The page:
A recent Fortune.com video includes Des Moines on a list of "5 cities with up-and-coming downtowns" and cites the startup community as one reasons they put it there.
"There's a growing hub of startups, venture capitalists and internet incubators," says Fortune Assistant Managing Editor Leigh Gallagher while the video shows an image of a huge open office with several large Apple monitors followed by another image with a man working at an open table with couches, a wingback chair and some British red telephone boxes behind him.
I struggle with the criteria of most internet/magazine lists (and downright mock anything published on Movoto.com) and this post is no exception. However, I usually move past it quickly recognizing that Des Moines and Iowa landing on so many lists has to be good for economic development overall. In the big picture, I imagine that it is better to be on positive lists like this rather than left off of them (less important is whether they accurate or not).
Don't get me wrong — I love seeing national publications praise our startup community — but something about this video seemed off as I watched it. Going back to those two images, I couldn't place them. Des Moines' startup community is small enough that I've physically visited almost every 'startup, venture capitalist and internet incubator [sic]' and neither image looked familiar.
The first image (screen cap'd below) is of a pretty good sized office. Maybe it's from Workiva's (formerly WebFilings) new space in the Iowa State University Research Park and the story just merged Ames into "downtown Des Moines"? Maybe its a design studio or something cool I've never seen at Meredith or an agency somewhere in town?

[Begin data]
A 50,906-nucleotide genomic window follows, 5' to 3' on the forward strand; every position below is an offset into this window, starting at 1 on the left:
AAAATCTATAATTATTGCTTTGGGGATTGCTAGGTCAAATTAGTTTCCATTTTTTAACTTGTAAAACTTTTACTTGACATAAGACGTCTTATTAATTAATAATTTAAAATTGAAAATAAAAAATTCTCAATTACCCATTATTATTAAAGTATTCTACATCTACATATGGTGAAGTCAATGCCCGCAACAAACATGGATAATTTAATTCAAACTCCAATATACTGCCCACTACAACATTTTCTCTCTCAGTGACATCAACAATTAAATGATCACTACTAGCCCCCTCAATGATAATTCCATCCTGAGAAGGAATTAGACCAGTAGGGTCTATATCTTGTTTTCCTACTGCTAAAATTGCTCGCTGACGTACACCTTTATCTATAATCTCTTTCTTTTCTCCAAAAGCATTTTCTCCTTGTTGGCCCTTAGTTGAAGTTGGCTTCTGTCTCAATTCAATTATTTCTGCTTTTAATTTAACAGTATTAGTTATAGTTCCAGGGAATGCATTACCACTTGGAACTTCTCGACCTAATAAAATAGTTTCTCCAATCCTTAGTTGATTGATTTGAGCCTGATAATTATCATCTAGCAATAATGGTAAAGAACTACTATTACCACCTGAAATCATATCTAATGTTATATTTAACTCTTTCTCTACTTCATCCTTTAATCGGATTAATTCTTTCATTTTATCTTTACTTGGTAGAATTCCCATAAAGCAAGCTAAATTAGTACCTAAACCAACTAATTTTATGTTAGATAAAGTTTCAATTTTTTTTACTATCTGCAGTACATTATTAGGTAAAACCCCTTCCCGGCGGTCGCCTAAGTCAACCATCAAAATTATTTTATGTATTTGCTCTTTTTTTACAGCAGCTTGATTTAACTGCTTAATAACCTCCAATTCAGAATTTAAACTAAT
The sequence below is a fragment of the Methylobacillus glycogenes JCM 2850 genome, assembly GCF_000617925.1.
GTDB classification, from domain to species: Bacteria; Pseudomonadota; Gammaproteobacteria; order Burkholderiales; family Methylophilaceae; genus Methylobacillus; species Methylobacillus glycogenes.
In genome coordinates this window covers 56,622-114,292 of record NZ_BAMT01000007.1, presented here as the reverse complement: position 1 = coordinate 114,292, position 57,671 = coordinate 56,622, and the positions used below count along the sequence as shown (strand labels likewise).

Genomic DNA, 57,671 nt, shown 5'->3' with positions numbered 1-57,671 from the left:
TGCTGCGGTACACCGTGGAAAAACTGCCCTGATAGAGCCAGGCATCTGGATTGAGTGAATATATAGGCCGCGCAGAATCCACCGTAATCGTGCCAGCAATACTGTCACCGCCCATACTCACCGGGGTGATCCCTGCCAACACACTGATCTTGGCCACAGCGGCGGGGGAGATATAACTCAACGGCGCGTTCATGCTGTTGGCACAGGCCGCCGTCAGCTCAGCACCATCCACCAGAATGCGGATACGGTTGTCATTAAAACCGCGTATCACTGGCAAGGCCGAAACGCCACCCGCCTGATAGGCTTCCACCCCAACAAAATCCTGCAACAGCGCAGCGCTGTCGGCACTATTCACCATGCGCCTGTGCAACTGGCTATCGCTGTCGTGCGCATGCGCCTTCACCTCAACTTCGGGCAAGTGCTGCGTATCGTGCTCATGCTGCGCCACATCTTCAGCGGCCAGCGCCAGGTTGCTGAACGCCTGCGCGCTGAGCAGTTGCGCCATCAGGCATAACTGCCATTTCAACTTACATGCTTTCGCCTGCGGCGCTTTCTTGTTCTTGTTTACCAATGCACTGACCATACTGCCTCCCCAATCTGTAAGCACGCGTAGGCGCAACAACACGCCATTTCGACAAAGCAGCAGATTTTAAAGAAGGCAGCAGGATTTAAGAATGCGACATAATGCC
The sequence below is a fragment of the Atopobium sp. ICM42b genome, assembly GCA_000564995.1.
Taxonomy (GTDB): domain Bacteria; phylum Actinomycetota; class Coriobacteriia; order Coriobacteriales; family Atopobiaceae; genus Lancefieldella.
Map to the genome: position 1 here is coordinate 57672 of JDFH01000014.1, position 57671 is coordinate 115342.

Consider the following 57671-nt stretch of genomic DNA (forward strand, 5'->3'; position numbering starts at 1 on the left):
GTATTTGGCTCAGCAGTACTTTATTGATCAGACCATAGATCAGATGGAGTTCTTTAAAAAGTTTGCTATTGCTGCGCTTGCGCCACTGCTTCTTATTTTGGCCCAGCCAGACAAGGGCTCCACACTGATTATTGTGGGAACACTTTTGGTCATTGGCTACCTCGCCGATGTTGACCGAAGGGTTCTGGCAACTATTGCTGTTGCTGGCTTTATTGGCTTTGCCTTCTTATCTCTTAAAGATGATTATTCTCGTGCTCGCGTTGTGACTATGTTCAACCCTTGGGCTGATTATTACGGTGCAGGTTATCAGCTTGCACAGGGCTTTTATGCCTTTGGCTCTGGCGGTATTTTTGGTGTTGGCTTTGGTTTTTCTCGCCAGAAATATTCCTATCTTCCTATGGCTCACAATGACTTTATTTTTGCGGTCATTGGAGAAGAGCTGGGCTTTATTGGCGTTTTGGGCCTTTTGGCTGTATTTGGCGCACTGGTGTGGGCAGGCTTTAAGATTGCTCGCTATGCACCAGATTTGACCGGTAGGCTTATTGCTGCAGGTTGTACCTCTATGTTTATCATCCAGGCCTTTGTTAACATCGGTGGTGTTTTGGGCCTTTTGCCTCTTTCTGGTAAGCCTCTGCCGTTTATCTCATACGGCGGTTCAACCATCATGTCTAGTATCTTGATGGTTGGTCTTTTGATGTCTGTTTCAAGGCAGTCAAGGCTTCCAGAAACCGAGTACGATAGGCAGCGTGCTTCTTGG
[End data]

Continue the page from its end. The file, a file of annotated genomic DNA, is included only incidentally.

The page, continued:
The second image (screen cap'd below) was just as unfamiliar but I noticed the laptop sticker for 1776, a startup hub and coworking space in Washington, D.C. created last year by some of the folks that formerly lead the Startup America initiative.
With that starting point, I did a little internet sleuthing (read: Google's reverse image search and the Getty Images site) and it took me all of five minutes to determine that neither photo was actually of something in our community.
The first image is actually a Getty stock image of an unnamed startup Palo Alto, California and was taken back in 2011. The second image is also licensed from Getty and was taken at 1776 this past February.
I'm not sure why Fortune would mix in stock images from both coasts to represent elements of our community, especially since they used images of the skyline, East Village and 80/35's website that are real, as well as a real (albeit somewhat dated) video of Court Avenue.
It could always be worse, though. In the segment of the video where they tout Kansas City's Google Fiber as a reason for their "up-and-coming" downtown they show an image that clearly says "Provo" on the speaker's podium (as in Provo, Utah, the third city to get Google Fiber after KC and Austin, Texas).
Here's another view of that same moment from Engadget. You'll probably notice some very un-Kansas City like mountains in the background.
Geoff Wood has been helping tell the story of the Iowa startup community since 2009. In addition to writing here daily, he hosts a weekly podcast, speaks at conferences and organizes several events in the community.
Photo Credit: screen captures from Fortune.com